Letter to the Editor: Writer Sees Paradox in Steelmakers’ Stance

Written by Tim Triplett

Steel Market Update received the following letter to the editor which was in response to comments made in a recent article by an un-named steel mill executive:

I read your report “U.S. Steelmakers: We’re Not Protectionist” with interest, but also with a little bit of a smile. Since the mid-1960s, the U.S. steel industry has gone to Washington for help against imports. Several quota systems, voluntary restraint agreements, trigger price mechanisms and other measures have been negotiated to protect the U.S. steel industry and allow them to restructure to be able to better compete. And after all that, we’re still importing almost 25 percent of the steel needed in this country as semi-finished products such as slabs and billets. On top of that, they are coming from the same countries the U.S. steel industry accuses of illegally subsidizing.

The “executive from a major steel mill” quoted in the article noted that “we have the raw materials, we have the infrastructure, we have the talent, we have a mature industry” [to compete on a level playing field].  I don’t want to argue about the raw materials (although we import them) or the talent (although the engineering classes in our colleges and universities are over 90 percent foreigners), but I have my doubts regarding the infrastructure. Freight rates in the U.S. are extremely high. For customers in the Gulf and on the West Coast, the freight cost from the nearest domestic supplier is often higher than the ocean freight from Korea or Turkey.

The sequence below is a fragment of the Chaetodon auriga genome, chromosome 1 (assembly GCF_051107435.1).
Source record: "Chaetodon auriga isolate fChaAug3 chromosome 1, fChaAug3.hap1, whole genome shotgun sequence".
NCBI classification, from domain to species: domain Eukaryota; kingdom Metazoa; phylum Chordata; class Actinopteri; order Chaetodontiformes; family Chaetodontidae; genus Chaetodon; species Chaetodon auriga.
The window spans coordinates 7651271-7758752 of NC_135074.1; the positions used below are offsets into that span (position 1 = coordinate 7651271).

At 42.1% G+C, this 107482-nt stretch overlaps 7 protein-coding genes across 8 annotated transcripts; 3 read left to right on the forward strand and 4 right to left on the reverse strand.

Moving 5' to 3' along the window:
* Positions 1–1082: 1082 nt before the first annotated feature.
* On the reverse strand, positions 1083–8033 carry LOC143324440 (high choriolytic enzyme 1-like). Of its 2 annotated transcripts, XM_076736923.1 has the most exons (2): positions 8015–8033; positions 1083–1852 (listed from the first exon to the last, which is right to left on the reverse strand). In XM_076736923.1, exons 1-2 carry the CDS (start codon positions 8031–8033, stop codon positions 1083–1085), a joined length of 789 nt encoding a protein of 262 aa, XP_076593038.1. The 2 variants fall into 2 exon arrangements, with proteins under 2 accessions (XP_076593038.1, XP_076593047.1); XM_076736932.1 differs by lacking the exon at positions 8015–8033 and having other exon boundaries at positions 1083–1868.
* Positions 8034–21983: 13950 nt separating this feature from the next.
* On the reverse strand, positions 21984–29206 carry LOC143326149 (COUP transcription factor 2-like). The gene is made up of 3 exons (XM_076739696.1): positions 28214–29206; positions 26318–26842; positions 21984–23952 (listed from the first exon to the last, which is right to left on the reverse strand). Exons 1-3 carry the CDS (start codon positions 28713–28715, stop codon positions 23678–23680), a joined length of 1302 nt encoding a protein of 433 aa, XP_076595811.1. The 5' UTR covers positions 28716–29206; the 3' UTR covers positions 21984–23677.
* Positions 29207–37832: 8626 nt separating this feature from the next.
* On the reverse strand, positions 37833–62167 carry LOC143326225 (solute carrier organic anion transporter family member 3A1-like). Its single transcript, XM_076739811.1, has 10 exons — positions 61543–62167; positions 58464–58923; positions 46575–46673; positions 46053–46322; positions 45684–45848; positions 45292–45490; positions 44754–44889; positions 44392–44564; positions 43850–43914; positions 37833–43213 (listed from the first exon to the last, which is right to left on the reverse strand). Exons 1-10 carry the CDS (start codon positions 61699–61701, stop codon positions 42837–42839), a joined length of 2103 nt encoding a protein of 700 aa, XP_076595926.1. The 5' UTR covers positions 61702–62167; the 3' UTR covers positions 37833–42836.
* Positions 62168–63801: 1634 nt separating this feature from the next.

In the 1950s and 1960s, the U.S. steel industry was second to none in the world. We had the best steelmaking facilities, the best rolling mills and there wasn’t a steel product that was not made right here in the USA. Look where we are now:  We no longer have the best and most modern steelmaking facilities. Rolling mills are mostly imported, and some products are only produced by one mill. According to a report in SMU, there is a shortage of electrodes used in EAF mills. Although basically all new steel production in the USA has been in EAF, the majority of the electrodes are produced overseas. Why not in the U.S.?

–Anonymous SMU Reader

 Editor’s note: Have a strong opinion about something you’ve read in Steel Market Update? We welcome and encourage letters to the editor and the free exchange of ideas. We prefer that letters be signed, but will publish comments anonymously in the event expressing an unpopular opinion might have repercussions for the author. Just email your views to

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